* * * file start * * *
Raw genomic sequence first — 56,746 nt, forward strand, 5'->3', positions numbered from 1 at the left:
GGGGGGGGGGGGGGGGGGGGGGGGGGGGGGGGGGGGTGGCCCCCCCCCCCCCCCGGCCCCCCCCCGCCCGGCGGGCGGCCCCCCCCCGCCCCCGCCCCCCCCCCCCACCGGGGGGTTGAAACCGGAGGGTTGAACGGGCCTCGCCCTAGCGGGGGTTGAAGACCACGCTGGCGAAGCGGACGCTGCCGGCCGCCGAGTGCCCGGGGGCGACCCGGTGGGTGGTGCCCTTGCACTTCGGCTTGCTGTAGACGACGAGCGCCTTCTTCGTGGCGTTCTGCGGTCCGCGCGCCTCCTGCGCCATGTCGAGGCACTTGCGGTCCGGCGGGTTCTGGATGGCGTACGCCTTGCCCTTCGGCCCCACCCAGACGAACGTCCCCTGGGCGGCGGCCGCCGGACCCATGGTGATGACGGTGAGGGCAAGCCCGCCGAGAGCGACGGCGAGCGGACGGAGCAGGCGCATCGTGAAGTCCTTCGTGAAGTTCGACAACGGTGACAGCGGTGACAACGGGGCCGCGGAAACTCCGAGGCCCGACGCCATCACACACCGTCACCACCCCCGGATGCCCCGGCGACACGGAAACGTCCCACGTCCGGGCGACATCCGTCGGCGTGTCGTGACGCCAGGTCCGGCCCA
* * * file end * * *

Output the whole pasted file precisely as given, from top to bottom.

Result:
Raw genomic sequence first — 56,746 nt, forward strand, 5'->3', positions numbered from 1 at the left:
GGGGGGGGGGGGGGGGGGGGGGGGGGGGGGGGGGGGTGGCCCCCCCCCCCCCCCGGCCCCCCCCCGCCCGGCGGGCGGCCCCCCCCCGCCCCCGCCCCCCCCCCCCACCGGGGGGTTGAAACCGGAGGGTTGAACGGGCCTCGCCCTAGCGGGGGTTGAAGACCACGCTGGCGAAGCGGACGCTGCCGGCCGCCGAGTGCCCGGGGGCGACCCGGTGGGTGGTGCCCTTGCACTTCGGCTTGCTGTAGACGACGAGCGCCTTCTTCGTGGCGTTCTGCGGTCCGCGCGCCTCCTGCGCCATGTCGAGGCACTTGCGGTCCGGCGGGTTCTGGATGGCGTACGCCTTGCCCTTCGGCCCCACCCAGACGAACGTCCCCTGGGCGGCGGCCGCCGGACCCATGGTGATGACGGTGAGGGCAAGCCCGCCGAGAGCGACGGCGAGCGGACGGAGCAGGCGCATCGTGAAGTCCTTCGTGAAGTTCGACAACGGTGACAGCGGTGACAACGGGGCCGCGGAAACTCCGAGGCCCGACGCCATCACACACCGTCACCACCCCCGGATGCCCCGGCGACACGGAAACGTCCCACGTCCGGGCGACATCCGTCGGCGTGTCGTGACGCCAGGTCCGGCCCA